EXECUTIVE SUMMARY. The Reserve Bank of India (RBI) has decided to approve extensions for Uday Kotak, the founder-CEO and Dipak Gupta, joint managing director (JTD), Kotak Mahindra Bank (KMB), for a further 3 years. This takes the CEO’s tenure to 20 years, despite the regulator’s earlier proposal to limit the tenure of the founder-CEO to 10 years. This is the latest instalment of the tale of a 17-year old KMB instructing the 85-year old RBI on regulation. The saga is one of the RBI giving a long rope to KMB for reducing the founder’s stake, a relaxation not provided to other private sector banks; when the regulator finally insisted on compliance and accused the bank of “wilful non-disclosure of information” (which is a criminal offence under the Banking Regulation Act, 1949), KMB filed a case against the RBI and called its action, “wholly illegal, without the authority of law and unconstitutional.” Such language used by a regulated entity to describe the conduct of the regulator revealed its disdain for the RBI and its cavalier attitude towards regulation.
The RBI’s decision in January 2020 to settle the case out of court on terms favourable to Uday Kotak, without any public explanation, undermined the regulator’s credibility. However, in June 2020, the RBI proposed, in a discussion paper on corporate governance in private sector banks, to cap the tenure of founder-CEOs to 10 years and whole time directors (WTD) to 15 years. Some in the capital market, such as this analyst, felt that finally RBI was serious in prudently separating management from ownership in private sector banks and curtailing the influence of Uday Kotak, who remained as CEO when KMB received its banking license in 2003.
When the banking regulator in a court document not only accuses a bank of blatantly lying, of having dishonest intent, taking the regulator “for a ride” but also disrupting and undermining the regulatory systems of the regulator, it amounts to saying that the regulator believes that the bank under the existing management is a threat to the financial system. The RBI’s approval to provide Uday Kotak with a further 3-year tenure as CEO is a public demonstration of how a private sector bank can effectively dictate its own terms to the banking regulator. The Indian public, its parliament, investors and global credit rating agencies should take note of RBI’s conduct. When the RBI is incapable of enforcing its writ on an apparently influential individual private sector banker and his bank, how will it be able to regulate powerful industrial houses if they were to be allowed to set up banks?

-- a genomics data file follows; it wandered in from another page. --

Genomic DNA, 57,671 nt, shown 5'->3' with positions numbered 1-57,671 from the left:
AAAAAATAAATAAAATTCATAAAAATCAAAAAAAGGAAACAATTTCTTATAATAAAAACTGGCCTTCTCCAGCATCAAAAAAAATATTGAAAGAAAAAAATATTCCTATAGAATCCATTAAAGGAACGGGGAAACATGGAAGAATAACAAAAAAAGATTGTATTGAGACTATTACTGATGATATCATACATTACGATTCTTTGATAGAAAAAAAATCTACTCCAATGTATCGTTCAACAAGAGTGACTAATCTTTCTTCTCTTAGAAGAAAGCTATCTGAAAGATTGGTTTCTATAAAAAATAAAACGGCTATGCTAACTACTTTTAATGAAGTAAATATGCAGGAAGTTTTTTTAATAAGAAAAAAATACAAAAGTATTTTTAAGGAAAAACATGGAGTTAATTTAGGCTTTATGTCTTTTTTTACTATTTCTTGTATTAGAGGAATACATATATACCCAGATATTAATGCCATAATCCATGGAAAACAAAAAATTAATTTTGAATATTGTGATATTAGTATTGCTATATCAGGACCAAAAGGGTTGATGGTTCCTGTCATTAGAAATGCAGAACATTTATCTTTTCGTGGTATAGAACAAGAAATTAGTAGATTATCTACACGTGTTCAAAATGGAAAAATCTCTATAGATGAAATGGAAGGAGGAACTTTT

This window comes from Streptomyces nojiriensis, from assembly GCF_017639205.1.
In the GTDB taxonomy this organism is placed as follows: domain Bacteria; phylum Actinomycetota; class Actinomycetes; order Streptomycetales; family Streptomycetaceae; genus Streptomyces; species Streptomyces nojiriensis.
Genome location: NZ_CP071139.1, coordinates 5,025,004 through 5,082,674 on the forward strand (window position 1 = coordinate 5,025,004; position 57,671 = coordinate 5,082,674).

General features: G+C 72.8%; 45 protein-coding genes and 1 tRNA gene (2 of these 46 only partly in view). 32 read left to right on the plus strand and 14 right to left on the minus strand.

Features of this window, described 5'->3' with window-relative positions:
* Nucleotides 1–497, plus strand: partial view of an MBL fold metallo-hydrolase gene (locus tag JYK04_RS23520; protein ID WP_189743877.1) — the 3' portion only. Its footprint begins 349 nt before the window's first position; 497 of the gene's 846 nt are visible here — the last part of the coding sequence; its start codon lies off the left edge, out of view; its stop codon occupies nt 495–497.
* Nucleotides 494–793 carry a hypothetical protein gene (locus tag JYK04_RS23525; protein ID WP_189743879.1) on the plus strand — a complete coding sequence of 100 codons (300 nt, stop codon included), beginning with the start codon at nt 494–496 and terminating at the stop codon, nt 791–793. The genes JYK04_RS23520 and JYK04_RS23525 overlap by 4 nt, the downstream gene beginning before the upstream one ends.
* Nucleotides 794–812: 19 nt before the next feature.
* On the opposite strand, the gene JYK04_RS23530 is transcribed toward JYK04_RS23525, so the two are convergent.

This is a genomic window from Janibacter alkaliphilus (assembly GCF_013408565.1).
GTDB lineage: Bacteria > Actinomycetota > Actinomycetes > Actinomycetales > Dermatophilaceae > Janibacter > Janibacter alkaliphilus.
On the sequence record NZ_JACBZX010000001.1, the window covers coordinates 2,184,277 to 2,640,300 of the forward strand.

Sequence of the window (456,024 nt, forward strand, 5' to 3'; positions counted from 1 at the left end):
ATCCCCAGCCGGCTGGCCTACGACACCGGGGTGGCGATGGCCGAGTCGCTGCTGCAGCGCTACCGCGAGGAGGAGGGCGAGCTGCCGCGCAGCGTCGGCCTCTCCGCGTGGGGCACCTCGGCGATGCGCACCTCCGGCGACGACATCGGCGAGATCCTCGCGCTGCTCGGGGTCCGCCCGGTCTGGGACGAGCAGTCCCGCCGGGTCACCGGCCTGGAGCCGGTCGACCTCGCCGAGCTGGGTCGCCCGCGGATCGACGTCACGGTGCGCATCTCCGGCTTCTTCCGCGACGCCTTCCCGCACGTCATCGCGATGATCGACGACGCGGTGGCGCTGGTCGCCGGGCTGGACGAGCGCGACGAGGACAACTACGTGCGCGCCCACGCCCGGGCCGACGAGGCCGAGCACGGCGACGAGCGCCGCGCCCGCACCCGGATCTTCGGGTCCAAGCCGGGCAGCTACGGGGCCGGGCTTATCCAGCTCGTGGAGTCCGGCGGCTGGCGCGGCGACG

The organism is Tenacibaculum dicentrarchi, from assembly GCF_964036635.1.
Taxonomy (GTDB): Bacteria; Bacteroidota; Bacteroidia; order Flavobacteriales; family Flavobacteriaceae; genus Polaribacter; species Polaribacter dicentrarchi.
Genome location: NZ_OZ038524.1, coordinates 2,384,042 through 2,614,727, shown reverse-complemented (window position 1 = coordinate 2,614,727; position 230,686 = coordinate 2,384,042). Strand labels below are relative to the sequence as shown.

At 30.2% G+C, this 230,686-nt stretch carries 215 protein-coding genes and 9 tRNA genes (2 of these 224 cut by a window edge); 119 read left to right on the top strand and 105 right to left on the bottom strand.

I, Hemindra Hazari, am a Securities and Exchange Board of India (SEBI) registered independent research analyst (Regd. No. INH000000594). I have no exposure to KMB securities. Views expressed in this Insight accurately reflect my personal opinion about the referenced securities and issuers and/or other subject matter as appropriate. This Insight does not contain and is not based on any non-public, material information. To the best of my knowledge, the views expressed in this Insight comply with Indian law as well as applicable law in the country from which it is posted. I have not been commissioned to write this Insight or hold any specific opinion on the securities referenced therein. This Insight is for informational purposes only and is not intended to provide financial, investment or other professional advice. It should not be construed as an offer to sell, a solicitation of an offer to buy, or a recommendation for any security.